To some people, the sound of a rotary engine revving at 9000 rpm is like nails on a chalkboard. Not me. But its constant, high-pitched hum sounds similar to that of a busy beehive. It's one of the most distinct sounds in the automotive world and has experienced great success both on the road and on the racetrack.
On paper, a $33,000 sports car that makes 159 lb-ft of torque and gets worse fuel economy than a Chevrolet Camaro SS (which 420 lb-ft of torque) sounds about as appealing as ordering a grilled cheese sandwich at a fancy Japanese hotel. (Trust me, this is a perfect simile. I once made this mistake and wound up with a $40 hunk of something that tasted neither grilled nor cheesy.)
It's easy to forget the odd little RX-8, and then you get into one after a long absence and you immediately remember what a great chassis this is. Wow. So, so fun to rev up the rotary, throw yourself into a freeway on-ramp, and burst into the traffic stream at 80 or 90 mph. The interior is still very fresh after all these years, and the rotary-engine design cues, like the rotor-shaped top to the shift knob, are endearingly cool. Our test car also had a set of superb Recaro bucket seats.
The rotary's depressing torque output may actually be a boon to the RX-8. Instead of the simple kick of easy acceleration, the RX-8 leads you to handling nirvana where the thrills are much more satisfying. It's unfortunate that the RX-8 is a relative outcast in the sports car set, as it's an absolutely wonderful car. The Recaro seats are comfortably snug, the stubby shifter feels wonderful, and the engine spins effortlessly. The only thing the RX-8 wants is that sizeable dose of torque.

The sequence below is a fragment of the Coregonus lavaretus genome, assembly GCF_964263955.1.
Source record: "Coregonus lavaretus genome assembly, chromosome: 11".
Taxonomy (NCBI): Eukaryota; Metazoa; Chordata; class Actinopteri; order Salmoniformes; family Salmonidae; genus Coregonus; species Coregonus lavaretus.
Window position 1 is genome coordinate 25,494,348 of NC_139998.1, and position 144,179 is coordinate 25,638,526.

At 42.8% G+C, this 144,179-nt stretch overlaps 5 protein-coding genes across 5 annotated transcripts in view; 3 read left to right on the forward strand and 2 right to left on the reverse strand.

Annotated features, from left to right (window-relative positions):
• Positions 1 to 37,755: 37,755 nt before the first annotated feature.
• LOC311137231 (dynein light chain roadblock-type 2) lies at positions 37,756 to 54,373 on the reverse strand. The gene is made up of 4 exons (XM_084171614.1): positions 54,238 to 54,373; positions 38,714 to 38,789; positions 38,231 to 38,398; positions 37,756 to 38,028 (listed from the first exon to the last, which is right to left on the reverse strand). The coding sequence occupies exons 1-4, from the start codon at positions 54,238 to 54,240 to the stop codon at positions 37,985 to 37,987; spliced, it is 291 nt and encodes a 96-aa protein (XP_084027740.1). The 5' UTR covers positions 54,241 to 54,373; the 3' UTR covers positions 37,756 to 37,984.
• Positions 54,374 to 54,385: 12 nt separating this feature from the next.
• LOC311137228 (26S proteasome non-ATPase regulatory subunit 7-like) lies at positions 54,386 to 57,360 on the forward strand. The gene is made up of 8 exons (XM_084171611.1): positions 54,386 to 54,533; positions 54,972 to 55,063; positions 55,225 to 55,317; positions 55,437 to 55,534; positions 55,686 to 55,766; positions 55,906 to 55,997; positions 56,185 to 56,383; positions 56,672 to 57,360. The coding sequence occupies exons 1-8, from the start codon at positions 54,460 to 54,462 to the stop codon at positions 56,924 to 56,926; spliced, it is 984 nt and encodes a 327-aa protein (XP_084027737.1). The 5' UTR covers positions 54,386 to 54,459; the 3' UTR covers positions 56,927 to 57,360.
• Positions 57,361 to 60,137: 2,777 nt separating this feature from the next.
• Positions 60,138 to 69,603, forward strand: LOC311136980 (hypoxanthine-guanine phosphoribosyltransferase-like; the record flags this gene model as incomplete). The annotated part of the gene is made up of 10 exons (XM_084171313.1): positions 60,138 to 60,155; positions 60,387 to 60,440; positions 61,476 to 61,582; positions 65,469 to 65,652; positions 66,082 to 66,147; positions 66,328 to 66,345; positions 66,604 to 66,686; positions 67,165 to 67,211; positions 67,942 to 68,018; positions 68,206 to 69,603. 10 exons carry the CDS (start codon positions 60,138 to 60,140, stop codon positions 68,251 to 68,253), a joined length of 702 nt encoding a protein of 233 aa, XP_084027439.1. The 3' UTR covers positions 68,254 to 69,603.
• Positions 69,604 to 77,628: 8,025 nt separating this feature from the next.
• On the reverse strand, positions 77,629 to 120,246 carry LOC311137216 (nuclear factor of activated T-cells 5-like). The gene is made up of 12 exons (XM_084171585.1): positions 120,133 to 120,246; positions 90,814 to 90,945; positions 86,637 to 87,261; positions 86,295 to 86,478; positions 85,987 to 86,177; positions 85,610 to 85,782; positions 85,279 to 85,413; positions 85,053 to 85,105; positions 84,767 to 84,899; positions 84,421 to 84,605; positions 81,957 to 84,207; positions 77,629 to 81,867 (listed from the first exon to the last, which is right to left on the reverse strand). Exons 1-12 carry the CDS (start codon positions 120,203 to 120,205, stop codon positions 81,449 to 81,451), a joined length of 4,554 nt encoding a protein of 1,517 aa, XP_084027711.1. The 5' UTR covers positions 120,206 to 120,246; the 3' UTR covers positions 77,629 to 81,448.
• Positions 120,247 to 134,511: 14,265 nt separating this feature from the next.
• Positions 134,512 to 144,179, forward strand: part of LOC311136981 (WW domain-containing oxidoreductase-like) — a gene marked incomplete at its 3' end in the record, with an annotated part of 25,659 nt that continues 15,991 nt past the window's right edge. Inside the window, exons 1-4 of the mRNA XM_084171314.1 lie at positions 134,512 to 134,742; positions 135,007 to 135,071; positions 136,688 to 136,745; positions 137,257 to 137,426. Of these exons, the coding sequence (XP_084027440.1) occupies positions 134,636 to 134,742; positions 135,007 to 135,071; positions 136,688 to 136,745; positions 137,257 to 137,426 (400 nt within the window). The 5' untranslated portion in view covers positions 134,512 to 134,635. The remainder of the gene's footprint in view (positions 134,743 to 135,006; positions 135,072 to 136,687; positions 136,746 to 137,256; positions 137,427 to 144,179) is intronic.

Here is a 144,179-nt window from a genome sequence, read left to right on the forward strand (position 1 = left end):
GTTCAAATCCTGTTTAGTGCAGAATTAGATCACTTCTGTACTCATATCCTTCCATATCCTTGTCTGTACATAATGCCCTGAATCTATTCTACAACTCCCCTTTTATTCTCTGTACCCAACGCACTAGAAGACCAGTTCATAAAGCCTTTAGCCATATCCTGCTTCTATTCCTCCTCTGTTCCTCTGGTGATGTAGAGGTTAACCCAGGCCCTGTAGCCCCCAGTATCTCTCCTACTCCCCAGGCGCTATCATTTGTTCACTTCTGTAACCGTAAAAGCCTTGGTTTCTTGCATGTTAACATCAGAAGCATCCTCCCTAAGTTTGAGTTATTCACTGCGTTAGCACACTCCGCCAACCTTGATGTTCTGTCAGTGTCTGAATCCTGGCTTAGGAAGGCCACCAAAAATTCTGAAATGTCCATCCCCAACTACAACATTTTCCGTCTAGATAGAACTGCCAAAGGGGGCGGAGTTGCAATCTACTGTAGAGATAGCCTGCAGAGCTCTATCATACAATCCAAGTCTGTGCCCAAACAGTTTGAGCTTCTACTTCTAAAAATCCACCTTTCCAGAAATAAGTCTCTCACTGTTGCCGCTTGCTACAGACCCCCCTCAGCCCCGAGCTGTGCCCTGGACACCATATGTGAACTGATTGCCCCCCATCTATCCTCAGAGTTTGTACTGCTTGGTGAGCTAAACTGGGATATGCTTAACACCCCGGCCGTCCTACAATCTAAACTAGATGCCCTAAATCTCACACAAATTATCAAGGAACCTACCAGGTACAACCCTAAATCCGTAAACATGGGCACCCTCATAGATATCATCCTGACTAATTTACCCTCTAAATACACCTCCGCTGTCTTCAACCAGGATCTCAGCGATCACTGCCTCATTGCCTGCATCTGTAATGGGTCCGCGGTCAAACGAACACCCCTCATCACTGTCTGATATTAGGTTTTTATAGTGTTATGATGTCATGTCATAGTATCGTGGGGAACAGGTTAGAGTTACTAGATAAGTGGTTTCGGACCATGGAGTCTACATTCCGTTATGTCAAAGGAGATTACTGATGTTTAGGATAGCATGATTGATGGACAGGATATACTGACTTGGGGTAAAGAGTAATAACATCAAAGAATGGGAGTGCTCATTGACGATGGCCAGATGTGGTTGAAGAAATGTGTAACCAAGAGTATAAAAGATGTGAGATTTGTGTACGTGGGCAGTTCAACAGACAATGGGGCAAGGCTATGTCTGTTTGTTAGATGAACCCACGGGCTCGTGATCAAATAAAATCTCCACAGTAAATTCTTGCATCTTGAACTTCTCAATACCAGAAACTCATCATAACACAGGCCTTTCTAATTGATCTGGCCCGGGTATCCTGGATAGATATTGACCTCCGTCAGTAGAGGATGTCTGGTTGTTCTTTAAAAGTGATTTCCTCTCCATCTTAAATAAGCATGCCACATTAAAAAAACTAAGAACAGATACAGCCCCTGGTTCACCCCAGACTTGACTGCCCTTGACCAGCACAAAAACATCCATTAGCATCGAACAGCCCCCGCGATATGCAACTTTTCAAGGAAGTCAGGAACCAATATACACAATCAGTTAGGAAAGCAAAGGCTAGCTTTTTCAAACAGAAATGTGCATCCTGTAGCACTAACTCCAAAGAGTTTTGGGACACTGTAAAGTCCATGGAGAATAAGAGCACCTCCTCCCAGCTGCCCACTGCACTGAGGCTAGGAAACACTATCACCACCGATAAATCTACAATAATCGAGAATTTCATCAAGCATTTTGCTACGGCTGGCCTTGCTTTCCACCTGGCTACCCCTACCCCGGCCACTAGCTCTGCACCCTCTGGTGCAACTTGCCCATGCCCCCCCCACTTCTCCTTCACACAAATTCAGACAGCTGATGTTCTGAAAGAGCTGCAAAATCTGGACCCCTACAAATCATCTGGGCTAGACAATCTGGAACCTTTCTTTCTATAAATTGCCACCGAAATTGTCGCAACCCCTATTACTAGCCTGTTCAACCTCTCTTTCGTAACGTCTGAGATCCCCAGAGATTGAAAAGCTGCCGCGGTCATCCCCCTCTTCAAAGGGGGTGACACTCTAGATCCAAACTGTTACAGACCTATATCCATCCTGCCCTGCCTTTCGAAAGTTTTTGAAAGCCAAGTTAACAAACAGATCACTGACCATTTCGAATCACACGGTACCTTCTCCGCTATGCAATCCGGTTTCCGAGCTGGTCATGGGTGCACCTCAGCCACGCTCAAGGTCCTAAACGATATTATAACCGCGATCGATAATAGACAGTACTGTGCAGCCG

Joe DeMatio stole my lead-in comment almost verbatim: indeed, it is easy to forget about the Mazda RX-8 since it's been on the market for quite a few years now. But this Mazda remains, and always has been, one helluva fun car. Sure, it's lacking in the power -- and especially torque -- departments, but the handling, steering, and gearbox are so good that it makes it one of the faster slow cars that are fun to drive
really quickly. The clamshell-door coupe's packaging is incredibly good, too, as I noted a couple years ago
after chauffeuring three friends to a Detroit Tigers game. If only the RX-8 weren't so expensive to buy and operate (the latter due to its poor fuel mileage and high oil consumption), I'd give it a resounding recommendation to other guys like me-car buffs with young children.